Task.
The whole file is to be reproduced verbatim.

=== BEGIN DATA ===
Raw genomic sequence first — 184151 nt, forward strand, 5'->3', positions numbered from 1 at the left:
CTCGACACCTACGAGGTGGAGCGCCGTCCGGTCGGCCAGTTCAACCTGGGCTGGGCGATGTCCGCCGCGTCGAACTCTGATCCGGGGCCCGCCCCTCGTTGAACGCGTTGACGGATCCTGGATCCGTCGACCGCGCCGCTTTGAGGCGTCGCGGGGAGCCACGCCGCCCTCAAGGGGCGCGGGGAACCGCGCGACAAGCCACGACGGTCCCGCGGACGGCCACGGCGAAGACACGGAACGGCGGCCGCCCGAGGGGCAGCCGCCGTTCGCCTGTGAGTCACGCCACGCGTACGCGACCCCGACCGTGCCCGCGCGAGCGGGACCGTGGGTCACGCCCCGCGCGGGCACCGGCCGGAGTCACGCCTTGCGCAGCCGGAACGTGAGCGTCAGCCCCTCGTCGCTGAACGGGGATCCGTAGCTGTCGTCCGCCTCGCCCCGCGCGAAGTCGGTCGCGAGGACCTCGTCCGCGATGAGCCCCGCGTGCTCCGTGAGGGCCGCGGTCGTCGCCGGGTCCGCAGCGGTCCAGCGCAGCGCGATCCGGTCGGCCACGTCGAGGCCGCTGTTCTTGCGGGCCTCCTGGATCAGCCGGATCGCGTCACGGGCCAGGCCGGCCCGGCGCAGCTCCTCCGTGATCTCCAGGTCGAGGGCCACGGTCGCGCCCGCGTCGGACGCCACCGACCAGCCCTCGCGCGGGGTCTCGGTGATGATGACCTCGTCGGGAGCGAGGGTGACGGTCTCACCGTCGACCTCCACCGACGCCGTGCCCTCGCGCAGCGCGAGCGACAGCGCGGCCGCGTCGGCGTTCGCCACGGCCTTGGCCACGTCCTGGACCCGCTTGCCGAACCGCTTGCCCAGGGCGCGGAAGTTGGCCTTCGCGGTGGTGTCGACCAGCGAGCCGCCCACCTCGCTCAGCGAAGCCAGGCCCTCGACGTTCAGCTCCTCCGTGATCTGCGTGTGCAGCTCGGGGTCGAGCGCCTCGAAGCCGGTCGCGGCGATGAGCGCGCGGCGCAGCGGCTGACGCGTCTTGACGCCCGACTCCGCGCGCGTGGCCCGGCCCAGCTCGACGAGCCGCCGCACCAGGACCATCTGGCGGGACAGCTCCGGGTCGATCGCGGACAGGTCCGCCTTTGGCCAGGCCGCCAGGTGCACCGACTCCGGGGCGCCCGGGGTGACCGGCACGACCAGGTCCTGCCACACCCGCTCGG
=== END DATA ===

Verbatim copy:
Raw genomic sequence first — 184151 nt, forward strand, 5'->3', positions numbered from 1 at the left:
CTCGACACCTACGAGGTGGAGCGCCGTCCGGTCGGCCAGTTCAACCTGGGCTGGGCGATGTCCGCCGCGTCGAACTCTGATCCGGGGCCCGCCCCTCGTTGAACGCGTTGACGGATCCTGGATCCGTCGACCGCGCCGCTTTGAGGCGTCGCGGGGAGCCACGCCGCCCTCAAGGGGCGCGGGGAACCGCGCGACAAGCCACGACGGTCCCGCGGACGGCCACGGCGAAGACACGGAACGGCGGCCGCCCGAGGGGCAGCCGCCGTTCGCCTGTGAGTCACGCCACGCGTACGCGACCCCGACCGTGCCCGCGCGAGCGGGACCGTGGGTCACGCCCCGCGCGGGCACCGGCCGGAGTCACGCCTTGCGCAGCCGGAACGTGAGCGTCAGCCCCTCGTCGCTGAACGGGGATCCGTAGCTGTCGTCCGCCTCGCCCCGCGCGAAGTCGGTCGCGAGGACCTCGTCCGCGATGAGCCCCGCGTGCTCCGTGAGGGCCGCGGTCGTCGCCGGGTCCGCAGCGGTCCAGCGCAGCGCGATCCGGTCGGCCACGTCGAGGCCGCTGTTCTTGCGGGCCTCCTGGATCAGCCGGATCGCGTCACGGGCCAGGCCGGCCCGGCGCAGCTCCTCCGTGATCTCCAGGTCGAGGGCCACGGTCGCGCCCGCGTCGGACGCCACCGACCAGCCCTCGCGCGGGGTCTCGGTGATGATGACCTCGTCGGGAGCGAGGGTGACGGTCTCACCGTCGACCTCCACCGACGCCGTGCCCTCGCGCAGCGCGAGCGACAGCGCGGCCGCGTCGGCGTTCGCCACGGCCTTGGCCACGTCCTGGACCCGCTTGCCGAACCGCTTGCCCAGGGCGCGGAAGTTGGCCTTCGCGGTGGTGTCGACCAGCGAGCCGCCCACCTCGCTCAGCGAAGCCAGGCCCTCGACGTTCAGCTCCTCCGTGATCTGCGTGTGCAGCTCGGGGTCGAGCGCCTCGAAGCCGGTCGCGGCGATGAGCGCGCGGCGCAGCGGCTGACGCGTCTTGACGCCCGACTCCGCGCGCGTGGCCCGGCCCAGCTCGACGAGCCGCCGCACCAGGACCATCTGGCGGGACAGCTCCGGGTCGATCGCGGACAGGTCCGCCTTTGGCCAGGCCGCCAGGTGCACCGACTCCGGGGCGCCCGGGGTGACCGGCACGACCAGGTCCTGCCACACCCGCTCGG